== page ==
Nine Man Morris
Nine Man Morris is played by two players who take turns. The players start with nine different coloured pieces each.
There are 3 phases to the game.
Players take turns placing their pieces. If a player is able to form a row of three pieces along one of the board's lines, he/she has a "mill" and may remove one of his opponent's pieces from the board; removed pieces may not be placed again. Players must remove any other pieces first before removing a piece from a formed mill. In the opening, it is possible to form two mills by placing a single piece. The player still gets to take only one of the opponent's pieces.
At the beginning of the game, it is more important to place pieces in versatile locations rather than to try to form mills immediately and make the mistake of concentrating one's pieces in one area of the board.
Once all eighteen pieces have been placed, players now move their pieces. A piece can be moved from one circle to another along the lines. Pieces can never be placed or moved to a slot that is already occupied.
Whenever a player forms a mill (three in a row), they can take any opponent's piece that doesn't belong to a mill. If all of the opponent's pieces are inside some mill then an exception is made and the player can take any piece.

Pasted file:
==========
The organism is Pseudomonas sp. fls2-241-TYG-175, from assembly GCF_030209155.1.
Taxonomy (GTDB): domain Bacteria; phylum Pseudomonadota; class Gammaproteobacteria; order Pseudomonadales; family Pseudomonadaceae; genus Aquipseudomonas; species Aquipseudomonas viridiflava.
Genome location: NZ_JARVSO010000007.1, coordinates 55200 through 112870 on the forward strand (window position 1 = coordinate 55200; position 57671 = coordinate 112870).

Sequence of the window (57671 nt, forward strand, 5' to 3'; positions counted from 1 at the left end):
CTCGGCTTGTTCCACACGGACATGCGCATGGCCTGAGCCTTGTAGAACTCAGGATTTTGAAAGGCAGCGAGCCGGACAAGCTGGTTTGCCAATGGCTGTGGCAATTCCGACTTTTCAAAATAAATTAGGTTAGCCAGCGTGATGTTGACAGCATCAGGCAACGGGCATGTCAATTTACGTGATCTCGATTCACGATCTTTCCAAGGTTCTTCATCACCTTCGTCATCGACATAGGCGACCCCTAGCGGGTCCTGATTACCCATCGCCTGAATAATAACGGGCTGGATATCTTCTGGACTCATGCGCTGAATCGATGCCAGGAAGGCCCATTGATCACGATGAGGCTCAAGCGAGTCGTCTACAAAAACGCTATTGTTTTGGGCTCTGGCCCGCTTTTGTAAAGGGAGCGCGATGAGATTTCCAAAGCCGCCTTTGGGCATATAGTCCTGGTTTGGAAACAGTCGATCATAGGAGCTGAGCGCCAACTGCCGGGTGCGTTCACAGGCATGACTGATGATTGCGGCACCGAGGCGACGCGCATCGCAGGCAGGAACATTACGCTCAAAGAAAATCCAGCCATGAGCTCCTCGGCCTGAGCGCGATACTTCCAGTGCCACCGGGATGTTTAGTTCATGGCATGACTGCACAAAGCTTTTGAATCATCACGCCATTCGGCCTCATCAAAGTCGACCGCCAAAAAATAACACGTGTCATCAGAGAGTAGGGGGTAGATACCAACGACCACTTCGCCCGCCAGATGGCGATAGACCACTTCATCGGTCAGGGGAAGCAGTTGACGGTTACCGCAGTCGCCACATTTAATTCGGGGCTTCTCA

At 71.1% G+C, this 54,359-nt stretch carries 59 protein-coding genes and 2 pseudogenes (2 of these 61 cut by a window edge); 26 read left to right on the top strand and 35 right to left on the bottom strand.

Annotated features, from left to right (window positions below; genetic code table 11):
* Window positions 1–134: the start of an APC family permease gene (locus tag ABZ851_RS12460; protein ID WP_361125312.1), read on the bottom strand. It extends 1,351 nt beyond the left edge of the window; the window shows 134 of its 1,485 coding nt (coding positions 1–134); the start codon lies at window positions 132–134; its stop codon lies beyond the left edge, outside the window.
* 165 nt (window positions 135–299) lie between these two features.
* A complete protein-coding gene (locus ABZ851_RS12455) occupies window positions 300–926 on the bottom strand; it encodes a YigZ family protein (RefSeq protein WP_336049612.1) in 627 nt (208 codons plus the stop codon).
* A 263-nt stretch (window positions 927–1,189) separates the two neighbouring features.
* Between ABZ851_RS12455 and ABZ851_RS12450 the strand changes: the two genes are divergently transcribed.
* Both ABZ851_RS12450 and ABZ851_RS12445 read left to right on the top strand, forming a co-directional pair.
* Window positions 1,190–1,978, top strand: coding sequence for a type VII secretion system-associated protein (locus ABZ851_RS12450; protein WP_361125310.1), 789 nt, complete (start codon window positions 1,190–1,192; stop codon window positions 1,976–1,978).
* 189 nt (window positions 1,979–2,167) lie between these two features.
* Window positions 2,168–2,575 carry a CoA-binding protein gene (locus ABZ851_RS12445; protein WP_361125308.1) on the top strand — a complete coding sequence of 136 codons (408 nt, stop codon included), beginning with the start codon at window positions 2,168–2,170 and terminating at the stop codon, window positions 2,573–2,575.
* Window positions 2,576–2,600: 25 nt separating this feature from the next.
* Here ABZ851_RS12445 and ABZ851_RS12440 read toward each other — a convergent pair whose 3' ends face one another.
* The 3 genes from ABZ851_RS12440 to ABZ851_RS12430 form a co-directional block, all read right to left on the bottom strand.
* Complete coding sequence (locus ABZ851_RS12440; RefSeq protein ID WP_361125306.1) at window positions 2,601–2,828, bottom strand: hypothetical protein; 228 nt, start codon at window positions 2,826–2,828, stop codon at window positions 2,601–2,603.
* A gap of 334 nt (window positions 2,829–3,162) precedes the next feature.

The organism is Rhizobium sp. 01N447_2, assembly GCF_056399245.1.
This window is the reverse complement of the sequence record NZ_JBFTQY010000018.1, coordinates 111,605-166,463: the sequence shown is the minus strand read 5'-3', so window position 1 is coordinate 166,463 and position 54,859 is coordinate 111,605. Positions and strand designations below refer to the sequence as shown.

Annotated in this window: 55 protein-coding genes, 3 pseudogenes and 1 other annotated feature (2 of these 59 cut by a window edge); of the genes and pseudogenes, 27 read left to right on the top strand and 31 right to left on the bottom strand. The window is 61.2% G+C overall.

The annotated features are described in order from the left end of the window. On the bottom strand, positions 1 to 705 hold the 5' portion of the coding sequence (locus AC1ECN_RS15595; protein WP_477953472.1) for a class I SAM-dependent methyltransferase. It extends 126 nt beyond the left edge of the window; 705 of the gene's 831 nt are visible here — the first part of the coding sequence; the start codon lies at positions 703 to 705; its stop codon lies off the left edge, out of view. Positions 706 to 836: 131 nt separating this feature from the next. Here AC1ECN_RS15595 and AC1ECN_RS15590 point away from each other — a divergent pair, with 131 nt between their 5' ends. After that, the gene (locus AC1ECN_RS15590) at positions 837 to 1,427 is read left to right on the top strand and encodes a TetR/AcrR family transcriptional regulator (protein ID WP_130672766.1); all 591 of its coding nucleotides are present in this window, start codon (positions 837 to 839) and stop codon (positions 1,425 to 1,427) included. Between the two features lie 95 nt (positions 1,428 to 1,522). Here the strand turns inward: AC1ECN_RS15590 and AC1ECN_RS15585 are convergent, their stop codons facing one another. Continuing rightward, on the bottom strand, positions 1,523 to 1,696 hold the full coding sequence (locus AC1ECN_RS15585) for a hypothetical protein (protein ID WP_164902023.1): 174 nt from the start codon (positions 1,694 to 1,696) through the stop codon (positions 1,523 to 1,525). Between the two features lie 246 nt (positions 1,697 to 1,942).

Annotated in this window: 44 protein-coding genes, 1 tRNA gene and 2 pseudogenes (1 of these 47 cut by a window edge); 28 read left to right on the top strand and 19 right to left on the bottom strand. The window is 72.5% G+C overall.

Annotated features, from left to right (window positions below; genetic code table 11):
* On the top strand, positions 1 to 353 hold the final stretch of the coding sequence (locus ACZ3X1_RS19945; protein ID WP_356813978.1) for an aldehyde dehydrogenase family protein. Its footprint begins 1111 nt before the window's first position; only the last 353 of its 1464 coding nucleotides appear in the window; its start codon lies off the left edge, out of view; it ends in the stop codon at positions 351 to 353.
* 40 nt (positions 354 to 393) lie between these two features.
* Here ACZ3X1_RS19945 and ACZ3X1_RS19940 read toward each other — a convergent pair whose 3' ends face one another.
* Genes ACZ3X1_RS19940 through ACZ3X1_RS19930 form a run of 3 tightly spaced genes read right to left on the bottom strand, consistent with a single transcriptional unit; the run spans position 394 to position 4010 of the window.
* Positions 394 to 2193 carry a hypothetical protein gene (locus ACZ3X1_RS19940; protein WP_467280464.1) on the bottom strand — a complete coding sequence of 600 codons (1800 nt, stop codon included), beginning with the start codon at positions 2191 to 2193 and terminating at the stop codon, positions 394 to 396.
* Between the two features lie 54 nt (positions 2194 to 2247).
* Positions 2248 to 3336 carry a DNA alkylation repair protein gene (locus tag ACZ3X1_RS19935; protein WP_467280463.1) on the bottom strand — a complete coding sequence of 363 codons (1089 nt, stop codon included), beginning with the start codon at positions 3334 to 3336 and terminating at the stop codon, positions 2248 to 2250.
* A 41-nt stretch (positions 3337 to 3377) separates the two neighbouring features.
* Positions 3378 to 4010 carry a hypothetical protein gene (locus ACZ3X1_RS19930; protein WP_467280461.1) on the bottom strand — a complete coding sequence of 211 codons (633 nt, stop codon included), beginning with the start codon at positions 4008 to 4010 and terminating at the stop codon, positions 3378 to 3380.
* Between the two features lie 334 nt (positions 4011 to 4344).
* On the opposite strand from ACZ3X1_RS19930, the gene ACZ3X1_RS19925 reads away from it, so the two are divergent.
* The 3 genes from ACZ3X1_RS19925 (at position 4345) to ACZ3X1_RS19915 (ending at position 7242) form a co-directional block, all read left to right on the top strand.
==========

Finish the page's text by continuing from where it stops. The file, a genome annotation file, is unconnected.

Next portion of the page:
The game is won by bringing the opponent to a position where they cannot move, or by reducing them to only two pieces.
Once a player is reduced to three pieces, his pieces may "fly", "hop" or "jump" to any empty intersections, not only adjacent ones.
Nine Men's Morris is played all over the world and it's known under many different names and spellings: 9 Men's Morris, Nine Man Morris, Mill, Mills, Merels, Merelles, Mérelles, Merrills, Mühle, Muehle, Mühlespiel, Molenspel, Jeu de Moulin...
The game's origin is uncertain. It has been speculated that its name may be related to Morris dances, and hence to Moorish, but according to Daniel King, "the word 'morris' has nothing to do with the old English dance of the same name. It comes from the Latin word merellus, which means a counter or gaming piece." King also notes that the game was popular among Roman soldiers.
In some European countries, the design of the board was given special significance as a symbol of protection from evil, and "to the ancient Celts, the Morris Square was sacred: at the centre lay the holy Mill or Cauldron, a symbol of regeneration; and emanating out from it, the four cardinal directions, the four elements and the four winds."
HOW TO PLAY
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Play 'Nine Man Morris'